Rogue Disposal offers plastics policy reminder
While reduced pollution levels have been touted as an unintended side-effect of COVID-19 closures, Rogue Disposal officials say an expansion to curbside recycling options last spring might have gone unnoticed.
The regional sanitation company celebrated Earth Day by expanding the types of plastic it will accept in curbside bins, but some people haven’t noticed and are still driving to the transfer station on Table Rock Road to drop off plastic.
“We were following through with what we promised back in December of 2017, when we first announced that changes would need to be made to our recycling program in order to respond proactively to the global recycling market crisis,” said Denise Barnes, recycling and community outreach coordinator for Rogue Disposal.
“At that time, we committed to adding materials back into the curbside recycling mix if stable domestic markets were demonstrated to exist, and once we had test-collected the material at our public recycling depot.”
So, on Earth Day in April, some plastics were added back to commingled bins. But the world was a bit distracted.
“We were hit with COVID-19, and our announcement was not the most important news people were focused on. It would seem that not a lot of folks got the memo,” Barnes said, noting that Rogue Disposal updated its website and sent out mailers to try and spread the word.
“So many people have been thrown out of their normal routines, and there have been so many crazy world events and so much civic unrest. It’s been the weirdest year, so we get it,” she added.
“We’re trying to put the word out to let everyone know they don’t have to drive it in. They can just toss it right into the red bin again.”
Back in March 2018, Rogue Disposal clamped down on items that could be put in those red, curbside recycle bins, limited it to cardboard, newsprint, metal cans and milk jugs, all easy materials to market for reuse.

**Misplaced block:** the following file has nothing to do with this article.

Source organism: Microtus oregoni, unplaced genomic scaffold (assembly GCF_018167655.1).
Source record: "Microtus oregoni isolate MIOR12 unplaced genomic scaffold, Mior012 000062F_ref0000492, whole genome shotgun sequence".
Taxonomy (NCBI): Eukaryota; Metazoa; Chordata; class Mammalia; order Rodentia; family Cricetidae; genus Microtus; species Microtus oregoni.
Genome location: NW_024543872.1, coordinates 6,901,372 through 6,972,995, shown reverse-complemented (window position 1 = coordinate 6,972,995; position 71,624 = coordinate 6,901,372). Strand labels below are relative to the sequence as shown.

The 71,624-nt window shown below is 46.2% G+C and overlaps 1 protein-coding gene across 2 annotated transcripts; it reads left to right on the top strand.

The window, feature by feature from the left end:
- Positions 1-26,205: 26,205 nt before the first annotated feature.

“We knew they wouldn’t end up overseas, getting burned or put into landfills. We knew those materials would be used in other markets,” said Barnes.
Cameras installed on trucks showed people started doing a better job of following the rules and not tossing trash into the bins. Levels of so-called “contamination” dropped from 25 percent to 7 percent, she said.
“Between our devoted drivers and customer service reps helping to educate the public, we really got that number down,” Barnes said. “We still see some random garbage mixed in, but that was a phenomenal decrease, so that allowed us to start allowing plastic bottles Nos. 1 and 2.”
To confirm that correct plastic types are added into recycle bins, be sure to check for the number 1 or 2 inside the triangular recycle symbol. The neck of plastic bottles must be smaller than the body. Bottles must also be rinsed out and without lids.
For a detailed list of permitted items, and to see examples, see roguedisposal.com/.
Glass bottles, which once were allowed in commingled recycling, have not been added back to curbside pickup, but Rogue Disposal installed glass-recycling receptacles at several locations around the Rogue Valley.
Glass is accepted at the Recycling Depot at the Rogue Disposal transfer station, 8001 Table Rock Road. Other retail partner locations include Ray’s Food Place in Phoenix, Central Point and Jacksonville, and Sherm’s Thunderbird and Food4Less in Medford.
Reach freelance writer Buffy Pollock at email@example.com.